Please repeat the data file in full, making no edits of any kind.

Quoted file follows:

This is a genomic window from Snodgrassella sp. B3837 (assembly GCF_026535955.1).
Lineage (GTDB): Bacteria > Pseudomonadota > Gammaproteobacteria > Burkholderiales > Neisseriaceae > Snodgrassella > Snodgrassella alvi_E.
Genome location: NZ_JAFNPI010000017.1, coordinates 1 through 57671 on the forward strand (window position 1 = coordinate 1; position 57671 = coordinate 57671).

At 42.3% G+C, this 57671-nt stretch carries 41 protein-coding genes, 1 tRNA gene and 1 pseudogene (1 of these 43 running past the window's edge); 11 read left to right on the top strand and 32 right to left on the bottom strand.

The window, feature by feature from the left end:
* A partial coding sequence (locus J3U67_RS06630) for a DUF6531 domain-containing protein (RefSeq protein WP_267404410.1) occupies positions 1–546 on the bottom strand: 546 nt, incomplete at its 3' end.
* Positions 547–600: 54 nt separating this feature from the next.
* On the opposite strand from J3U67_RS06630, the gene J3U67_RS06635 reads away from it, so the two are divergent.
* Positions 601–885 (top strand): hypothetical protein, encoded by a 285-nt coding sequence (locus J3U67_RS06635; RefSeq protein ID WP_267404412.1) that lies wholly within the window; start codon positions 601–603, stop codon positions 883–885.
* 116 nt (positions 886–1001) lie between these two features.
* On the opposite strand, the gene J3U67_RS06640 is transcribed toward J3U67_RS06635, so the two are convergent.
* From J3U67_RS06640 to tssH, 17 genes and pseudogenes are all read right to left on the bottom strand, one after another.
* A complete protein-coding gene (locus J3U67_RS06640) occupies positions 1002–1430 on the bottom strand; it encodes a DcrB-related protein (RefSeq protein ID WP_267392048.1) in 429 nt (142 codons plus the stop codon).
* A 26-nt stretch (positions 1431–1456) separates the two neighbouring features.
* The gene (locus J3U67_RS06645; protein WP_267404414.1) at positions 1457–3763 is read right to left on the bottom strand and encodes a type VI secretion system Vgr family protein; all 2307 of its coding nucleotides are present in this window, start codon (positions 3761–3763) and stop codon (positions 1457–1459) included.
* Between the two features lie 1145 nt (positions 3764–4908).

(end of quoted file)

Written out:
This is a genomic window from Snodgrassella sp. B3837 (assembly GCF_026535955.1).
Lineage (GTDB): Bacteria > Pseudomonadota > Gammaproteobacteria > Burkholderiales > Neisseriaceae > Snodgrassella > Snodgrassella alvi_E.
Genome location: NZ_JAFNPI010000017.1, coordinates 1 through 57671 on the forward strand (window position 1 = coordinate 1; position 57671 = coordinate 57671).

At 42.3% G+C, this 57671-nt stretch carries 41 protein-coding genes, 1 tRNA gene and 1 pseudogene (1 of these 43 running past the window's edge); 11 read left to right on the top strand and 32 right to left on the bottom strand.

The window, feature by feature from the left end:
* A partial coding sequence (locus J3U67_RS06630) for a DUF6531 domain-containing protein (RefSeq protein WP_267404410.1) occupies positions 1–546 on the bottom strand: 546 nt, incomplete at its 3' end.
* Positions 547–600: 54 nt separating this feature from the next.
* On the opposite strand from J3U67_RS06630, the gene J3U67_RS06635 reads away from it, so the two are divergent.
* Positions 601–885 (top strand): hypothetical protein, encoded by a 285-nt coding sequence (locus J3U67_RS06635; RefSeq protein ID WP_267404412.1) that lies wholly within the window; start codon positions 601–603, stop codon positions 883–885.
* 116 nt (positions 886–1001) lie between these two features.
* On the opposite strand, the gene J3U67_RS06640 is transcribed toward J3U67_RS06635, so the two are convergent.
* From J3U67_RS06640 to tssH, 17 genes and pseudogenes are all read right to left on the bottom strand, one after another.
* A complete protein-coding gene (locus J3U67_RS06640) occupies positions 1002–1430 on the bottom strand; it encodes a DcrB-related protein (RefSeq protein ID WP_267392048.1) in 429 nt (142 codons plus the stop codon).
* A 26-nt stretch (positions 1431–1456) separates the two neighbouring features.
* The gene (locus J3U67_RS06645; protein WP_267404414.1) at positions 1457–3763 is read right to left on the bottom strand and encodes a type VI secretion system Vgr family protein; all 2307 of its coding nucleotides are present in this window, start codon (positions 3761–3763) and stop codon (positions 1457–1459) included.
* Between the two features lie 1145 nt (positions 3764–4908).